Report of General Braxton Bragg, C. S. Army, commanding Army of Tennessee, with field dispatches, etc.
NOVEMBER 23-27, 1863.--The Chattanooga-Ringgold Campaign.


Dalton, Ga., November 30, 1863.

General S. COOPER,
Adjt. and Insp. Gen., C. S. Army, Richmond.

        SIR: On Monday, the 23d, the enemy advanced in heavy force and drove in our picket line in front of Missionary Ridge, but made no further effort.
        On Tuesday morning early they threw over the river a heavy force opposite the north end of the ridge and just below the mouth of the Chickamauga, at the same time displaying a heavy force in our immediate front. After visiting the right and making dispositions there for the new development in that direction, I returned toward the left to find a heavy cannonading going on from the enemy's batteries on our forces occupying the slope of Lookout Mountain between the crest and the river. A very heavy force soon advanced to the assault, and was met by one brigade only (Walthall's) which made a desperate resistance, but was finally compelled to yield ground. Why this command was not sustained is yet unexplained. The commander on that part of the field (Major-General Stevenson) had six brigades at his disposal. Upon his urgent appeal another brigade was dispatched in the afternoon to his support, though it appeared his own forces had not been brought into action and I proceeded to the scene. Arriving just before sunset, I found we had lost all the advantages of the position. Orders were immediately given for the ground to be disputed until we could withdraw our forces across Chattanooga Creek, and the movement was commenced. This having been successfully accomplished, our whole forces were concentrated on the ridge and extended to the right to meet the movement in that direction.
        On Wednesday, the 25th, I again visited the extreme right, now under Lieutenant-General Hardee, and threatened by a heavy force, while strong columns could be seen marching in that direction. A very heavy force in line of battle confronted our left and center.
        On my return to this point, about 11 a.m., the enemy's forces were being moved in heavy masses from Lookout and beyond to our front, while those in front extended to our right. They formed their lines with great deliberation just beyond the range of our guns and in plain view of our position. Though greatly outnumbered, such was the strength of our position that no doubt was entertained of our ability to hold it, and every disposition was made for that purpose. During this time they had made several attempts on our extreme right, and had been handsomely repulsed with very heavy loss by Major-General Cleburne's command, under the immediate direction of Lieutenant-General Hardee. By the road across the ridge at Rossville, far to our left, a route was open to our rear. Major-General Breckinridge, commanding on the left, had occupied this with two regiments and a battery. It being reported to me that a force of the enemy had moved in that direction, the general was ordered to have it reconnoitered, and to make every disposition necessary to secure his flank, which he proceeded to do.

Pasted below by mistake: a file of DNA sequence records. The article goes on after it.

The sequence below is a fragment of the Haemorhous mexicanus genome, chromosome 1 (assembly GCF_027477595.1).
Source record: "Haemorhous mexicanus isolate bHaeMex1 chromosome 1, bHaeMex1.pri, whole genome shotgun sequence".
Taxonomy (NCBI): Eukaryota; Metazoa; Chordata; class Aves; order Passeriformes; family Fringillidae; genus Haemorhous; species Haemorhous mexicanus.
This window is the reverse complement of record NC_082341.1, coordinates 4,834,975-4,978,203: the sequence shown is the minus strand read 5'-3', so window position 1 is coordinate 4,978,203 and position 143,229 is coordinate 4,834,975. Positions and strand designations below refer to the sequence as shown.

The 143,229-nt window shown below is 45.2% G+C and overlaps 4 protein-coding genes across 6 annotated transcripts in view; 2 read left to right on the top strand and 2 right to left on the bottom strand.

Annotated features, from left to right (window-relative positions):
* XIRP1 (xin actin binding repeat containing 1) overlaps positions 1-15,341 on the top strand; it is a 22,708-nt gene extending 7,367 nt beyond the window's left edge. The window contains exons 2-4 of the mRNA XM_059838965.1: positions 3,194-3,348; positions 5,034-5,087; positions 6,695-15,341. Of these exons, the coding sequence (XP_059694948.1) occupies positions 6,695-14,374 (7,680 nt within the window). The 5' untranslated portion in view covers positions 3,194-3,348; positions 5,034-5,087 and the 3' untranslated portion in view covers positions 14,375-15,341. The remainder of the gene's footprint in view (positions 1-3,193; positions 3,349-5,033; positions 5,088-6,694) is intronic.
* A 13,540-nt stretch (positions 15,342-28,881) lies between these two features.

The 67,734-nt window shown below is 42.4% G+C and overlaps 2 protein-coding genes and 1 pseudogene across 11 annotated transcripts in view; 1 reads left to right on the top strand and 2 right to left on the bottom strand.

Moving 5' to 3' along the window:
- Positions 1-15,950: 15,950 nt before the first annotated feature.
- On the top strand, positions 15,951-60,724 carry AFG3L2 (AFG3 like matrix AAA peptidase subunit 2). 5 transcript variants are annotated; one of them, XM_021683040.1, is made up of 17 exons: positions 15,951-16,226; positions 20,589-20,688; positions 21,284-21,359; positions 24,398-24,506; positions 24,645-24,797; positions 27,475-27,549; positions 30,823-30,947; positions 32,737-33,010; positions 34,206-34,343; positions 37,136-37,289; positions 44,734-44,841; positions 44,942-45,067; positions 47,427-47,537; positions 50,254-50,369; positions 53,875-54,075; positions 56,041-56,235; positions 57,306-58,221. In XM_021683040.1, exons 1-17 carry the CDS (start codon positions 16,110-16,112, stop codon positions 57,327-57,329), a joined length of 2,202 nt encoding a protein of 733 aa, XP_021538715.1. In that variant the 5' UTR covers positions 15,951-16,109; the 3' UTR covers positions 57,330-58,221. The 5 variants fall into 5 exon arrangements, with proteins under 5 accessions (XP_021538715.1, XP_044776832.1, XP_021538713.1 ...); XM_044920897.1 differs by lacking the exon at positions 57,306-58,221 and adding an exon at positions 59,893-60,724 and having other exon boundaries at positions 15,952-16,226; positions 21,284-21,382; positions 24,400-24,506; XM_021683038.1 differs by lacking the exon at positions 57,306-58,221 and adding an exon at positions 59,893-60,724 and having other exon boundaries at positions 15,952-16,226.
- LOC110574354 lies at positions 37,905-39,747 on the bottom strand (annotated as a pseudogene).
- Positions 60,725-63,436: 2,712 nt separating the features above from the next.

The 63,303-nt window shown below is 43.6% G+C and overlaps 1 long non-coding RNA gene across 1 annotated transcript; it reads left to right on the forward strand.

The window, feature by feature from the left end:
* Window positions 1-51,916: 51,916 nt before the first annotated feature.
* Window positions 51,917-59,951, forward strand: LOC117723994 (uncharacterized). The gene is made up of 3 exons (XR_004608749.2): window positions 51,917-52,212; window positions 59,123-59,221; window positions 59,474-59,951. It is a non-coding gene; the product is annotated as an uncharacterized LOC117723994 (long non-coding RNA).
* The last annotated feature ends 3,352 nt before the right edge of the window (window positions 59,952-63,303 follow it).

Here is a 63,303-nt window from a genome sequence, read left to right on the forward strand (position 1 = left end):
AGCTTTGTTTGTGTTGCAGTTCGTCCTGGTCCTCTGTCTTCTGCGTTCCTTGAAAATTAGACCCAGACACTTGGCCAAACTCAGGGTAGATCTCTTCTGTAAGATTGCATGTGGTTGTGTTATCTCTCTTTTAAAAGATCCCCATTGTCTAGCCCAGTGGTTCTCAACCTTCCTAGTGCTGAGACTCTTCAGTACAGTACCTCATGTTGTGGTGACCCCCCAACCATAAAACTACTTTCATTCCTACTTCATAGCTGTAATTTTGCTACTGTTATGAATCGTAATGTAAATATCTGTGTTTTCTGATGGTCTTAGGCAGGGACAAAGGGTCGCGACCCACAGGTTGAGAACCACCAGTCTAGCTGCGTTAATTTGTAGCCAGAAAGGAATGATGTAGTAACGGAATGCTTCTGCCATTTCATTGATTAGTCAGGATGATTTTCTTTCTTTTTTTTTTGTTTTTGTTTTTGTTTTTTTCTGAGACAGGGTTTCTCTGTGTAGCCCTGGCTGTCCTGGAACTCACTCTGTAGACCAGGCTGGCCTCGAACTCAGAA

About 3.30 p.m. the immense force in the front of our left and center advanced in three lines, preceded by heavy skirmishers. Our batteries opened with fine effect, and much confusion was produced before they reached musket range.
        In a short time the roar of musketry became very heavy, and it was soon apparent that the enemy had been repulsed in my immediate front. While riding along the crest congratulating the troops, intelligence reached me that our line was broken on my right and the enemy had crowned the ridge. Assistance was promptly dispatched to that point, under Brigadier-General Bate, who had so successfully maintained the ground in my front, and I proceeded to the rear of the broken line to rally our retiring troops and return them to the crest to drive the enemy back. General Bate found the disaster so great that his small force could not repair it.
        About this time I learned that our extreme left had also given way, and that my position was almost surrounded. Bate was immediately directed to form a second line in the rear, where, by the efforts of my staff, a nucleus of stragglers had been formed upon which to rally. Lieutenant-General Hardee, leaving Major-General Cleburne in command on the extreme right, moved toward the left when he heard the heavy firing in that direction. He reached the right of Anderson's division just in time to find it had nearly all fallen back, commencing on its left, where the enemy had first crowned the ridge. By a prompt and judicious movement he threw a portion of Cheatham's division directly across the ridge facing the enemy, who was now moving a strong force immediately on his left flank. By a decided stand here the enemy was entirely checked, and that portion of our force to the right remained intact.